They were there that Tuesday September 11... Tony said he lost a lot of friends that day... He stopped for a moment and looked in the direction of where the towers once stood… “After all… “ he said quietly… “you don't shine someone's shoes for 17 years and not become friends."

He spoke of how he and Steve and Ike ran to help the victims after the first tower collapsed... "What else could we do? You can't just run away and leave people like that." And then he told me how it felt to run like Hell in the other direction when the second tower started to collapse.

Before I left him I asked Tony how he was doing. "It's pretty rough sometimes with the nightmares and stuff... But I have my faith to help me through... I know the love of God is in me." And then… standing right there on the street he began to recite from memory the following poem… in a catchy rap beat that I couldn’t possibly imitate:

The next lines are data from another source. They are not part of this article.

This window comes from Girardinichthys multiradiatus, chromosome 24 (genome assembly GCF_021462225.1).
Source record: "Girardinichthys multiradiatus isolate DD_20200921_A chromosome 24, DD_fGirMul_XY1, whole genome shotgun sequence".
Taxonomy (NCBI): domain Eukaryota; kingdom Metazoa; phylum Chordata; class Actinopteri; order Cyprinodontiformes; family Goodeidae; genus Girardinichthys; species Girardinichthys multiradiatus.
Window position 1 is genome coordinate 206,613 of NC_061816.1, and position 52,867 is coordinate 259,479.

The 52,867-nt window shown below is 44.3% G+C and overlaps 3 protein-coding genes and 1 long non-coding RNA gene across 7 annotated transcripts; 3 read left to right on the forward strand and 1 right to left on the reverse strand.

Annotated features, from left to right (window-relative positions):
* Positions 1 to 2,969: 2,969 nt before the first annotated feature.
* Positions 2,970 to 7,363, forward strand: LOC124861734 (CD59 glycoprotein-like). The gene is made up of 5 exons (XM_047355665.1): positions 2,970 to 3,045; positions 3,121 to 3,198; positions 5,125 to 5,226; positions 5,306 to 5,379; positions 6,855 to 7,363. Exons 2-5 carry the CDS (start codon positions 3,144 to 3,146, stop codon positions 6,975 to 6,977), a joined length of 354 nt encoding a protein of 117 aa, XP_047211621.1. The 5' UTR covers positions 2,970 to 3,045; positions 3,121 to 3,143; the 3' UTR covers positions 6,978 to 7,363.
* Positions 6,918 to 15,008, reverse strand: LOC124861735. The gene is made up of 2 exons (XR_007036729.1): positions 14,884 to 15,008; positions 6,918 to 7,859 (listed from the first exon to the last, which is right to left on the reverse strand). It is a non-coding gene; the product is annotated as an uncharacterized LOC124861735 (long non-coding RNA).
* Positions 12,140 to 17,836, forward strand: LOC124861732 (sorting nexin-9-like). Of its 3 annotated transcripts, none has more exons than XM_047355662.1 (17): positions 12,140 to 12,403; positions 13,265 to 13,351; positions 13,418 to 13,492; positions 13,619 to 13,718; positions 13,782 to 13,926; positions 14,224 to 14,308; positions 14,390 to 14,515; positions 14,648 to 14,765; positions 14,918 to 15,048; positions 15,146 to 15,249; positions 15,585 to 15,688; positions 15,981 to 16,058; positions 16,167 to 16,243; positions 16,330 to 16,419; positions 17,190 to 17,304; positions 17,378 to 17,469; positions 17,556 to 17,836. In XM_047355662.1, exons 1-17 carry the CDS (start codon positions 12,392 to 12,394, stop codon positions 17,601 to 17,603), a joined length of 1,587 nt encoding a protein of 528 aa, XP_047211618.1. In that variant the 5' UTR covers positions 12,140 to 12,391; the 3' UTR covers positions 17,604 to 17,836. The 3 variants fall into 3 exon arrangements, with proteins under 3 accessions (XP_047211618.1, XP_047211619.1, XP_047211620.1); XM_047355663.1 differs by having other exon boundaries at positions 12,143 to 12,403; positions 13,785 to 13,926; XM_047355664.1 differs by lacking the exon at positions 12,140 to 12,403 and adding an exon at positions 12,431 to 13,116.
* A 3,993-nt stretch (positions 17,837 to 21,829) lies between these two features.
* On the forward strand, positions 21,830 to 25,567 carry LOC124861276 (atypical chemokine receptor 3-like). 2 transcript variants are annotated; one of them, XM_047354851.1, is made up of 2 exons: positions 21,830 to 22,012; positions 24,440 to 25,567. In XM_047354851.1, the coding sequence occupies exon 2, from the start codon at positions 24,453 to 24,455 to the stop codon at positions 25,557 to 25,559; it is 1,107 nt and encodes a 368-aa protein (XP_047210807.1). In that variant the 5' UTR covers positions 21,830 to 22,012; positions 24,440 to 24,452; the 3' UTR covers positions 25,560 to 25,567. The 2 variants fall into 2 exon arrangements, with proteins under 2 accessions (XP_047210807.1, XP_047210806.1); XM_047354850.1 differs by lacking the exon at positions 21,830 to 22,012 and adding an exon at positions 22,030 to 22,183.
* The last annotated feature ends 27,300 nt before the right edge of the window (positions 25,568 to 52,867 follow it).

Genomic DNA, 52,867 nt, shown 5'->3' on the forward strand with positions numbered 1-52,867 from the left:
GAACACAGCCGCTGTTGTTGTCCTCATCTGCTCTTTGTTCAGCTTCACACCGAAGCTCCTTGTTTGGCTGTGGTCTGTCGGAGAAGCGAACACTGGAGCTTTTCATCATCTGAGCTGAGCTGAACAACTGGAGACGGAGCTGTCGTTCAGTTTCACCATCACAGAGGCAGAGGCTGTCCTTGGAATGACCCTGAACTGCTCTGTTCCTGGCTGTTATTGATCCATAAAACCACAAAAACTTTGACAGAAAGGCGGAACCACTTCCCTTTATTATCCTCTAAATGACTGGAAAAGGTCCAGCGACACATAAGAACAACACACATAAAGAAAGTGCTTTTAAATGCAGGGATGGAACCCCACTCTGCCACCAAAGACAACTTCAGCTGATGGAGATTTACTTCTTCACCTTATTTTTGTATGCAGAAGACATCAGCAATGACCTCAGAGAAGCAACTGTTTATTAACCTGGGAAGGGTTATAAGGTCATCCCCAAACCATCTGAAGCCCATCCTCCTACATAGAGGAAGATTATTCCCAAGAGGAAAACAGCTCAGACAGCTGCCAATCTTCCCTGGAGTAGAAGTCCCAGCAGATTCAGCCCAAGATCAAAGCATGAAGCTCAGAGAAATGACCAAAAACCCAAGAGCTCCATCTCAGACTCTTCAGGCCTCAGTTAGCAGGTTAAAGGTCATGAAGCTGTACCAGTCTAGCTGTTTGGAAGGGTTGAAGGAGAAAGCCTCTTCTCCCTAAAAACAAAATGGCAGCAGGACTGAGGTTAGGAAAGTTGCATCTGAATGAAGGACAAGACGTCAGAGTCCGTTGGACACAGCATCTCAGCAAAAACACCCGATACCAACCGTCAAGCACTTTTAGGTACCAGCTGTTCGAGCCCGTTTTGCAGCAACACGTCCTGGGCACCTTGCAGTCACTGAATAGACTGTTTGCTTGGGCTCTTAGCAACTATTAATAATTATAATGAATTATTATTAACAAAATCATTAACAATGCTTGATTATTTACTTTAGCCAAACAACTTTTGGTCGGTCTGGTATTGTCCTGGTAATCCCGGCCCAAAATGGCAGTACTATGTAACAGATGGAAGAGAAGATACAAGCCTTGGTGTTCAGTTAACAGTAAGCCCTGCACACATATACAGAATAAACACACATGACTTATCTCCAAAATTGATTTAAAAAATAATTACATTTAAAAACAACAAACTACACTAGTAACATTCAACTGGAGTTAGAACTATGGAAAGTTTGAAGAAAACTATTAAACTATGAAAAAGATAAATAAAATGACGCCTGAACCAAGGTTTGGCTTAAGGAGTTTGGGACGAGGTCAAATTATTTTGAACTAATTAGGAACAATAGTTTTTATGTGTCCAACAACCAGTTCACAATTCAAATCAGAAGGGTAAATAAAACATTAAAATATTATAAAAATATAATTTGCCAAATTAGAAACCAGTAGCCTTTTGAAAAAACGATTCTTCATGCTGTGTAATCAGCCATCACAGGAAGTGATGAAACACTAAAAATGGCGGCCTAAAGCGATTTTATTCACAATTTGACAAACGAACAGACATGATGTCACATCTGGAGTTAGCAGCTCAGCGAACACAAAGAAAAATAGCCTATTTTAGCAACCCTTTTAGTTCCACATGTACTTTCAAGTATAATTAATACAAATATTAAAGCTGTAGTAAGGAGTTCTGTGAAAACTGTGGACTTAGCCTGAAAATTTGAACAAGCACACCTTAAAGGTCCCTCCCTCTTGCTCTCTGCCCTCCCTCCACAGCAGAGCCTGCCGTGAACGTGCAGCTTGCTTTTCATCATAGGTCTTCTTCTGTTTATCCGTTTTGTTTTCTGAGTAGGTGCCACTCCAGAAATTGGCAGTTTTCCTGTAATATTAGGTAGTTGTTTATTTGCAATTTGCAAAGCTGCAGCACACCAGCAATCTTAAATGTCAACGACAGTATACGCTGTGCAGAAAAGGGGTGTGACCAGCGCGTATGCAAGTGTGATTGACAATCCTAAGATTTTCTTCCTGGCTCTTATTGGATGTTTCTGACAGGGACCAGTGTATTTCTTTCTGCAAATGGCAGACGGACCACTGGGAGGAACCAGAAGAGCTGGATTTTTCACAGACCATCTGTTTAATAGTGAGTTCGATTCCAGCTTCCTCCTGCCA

"I greet this day with love in my heart...From now on I behold every creature with love and I am born again.
I love the sun because it warms my bones,
but I also love the rain because it cleans my spirit.
I love the light because it shows me the way,
but I love also the darkness because it shows to me the stars.
I welcome happiness because it makes my heart larger,
but I endure also sorrow because it opens my soul.
I welcome rewards because I deserve them,
but I welcome also difficulties
because they challenge me for new horizons.

I greet this day with love in my heart.
With love I demolish the wall of suspiciousness and hate
which humans have built in their hearts.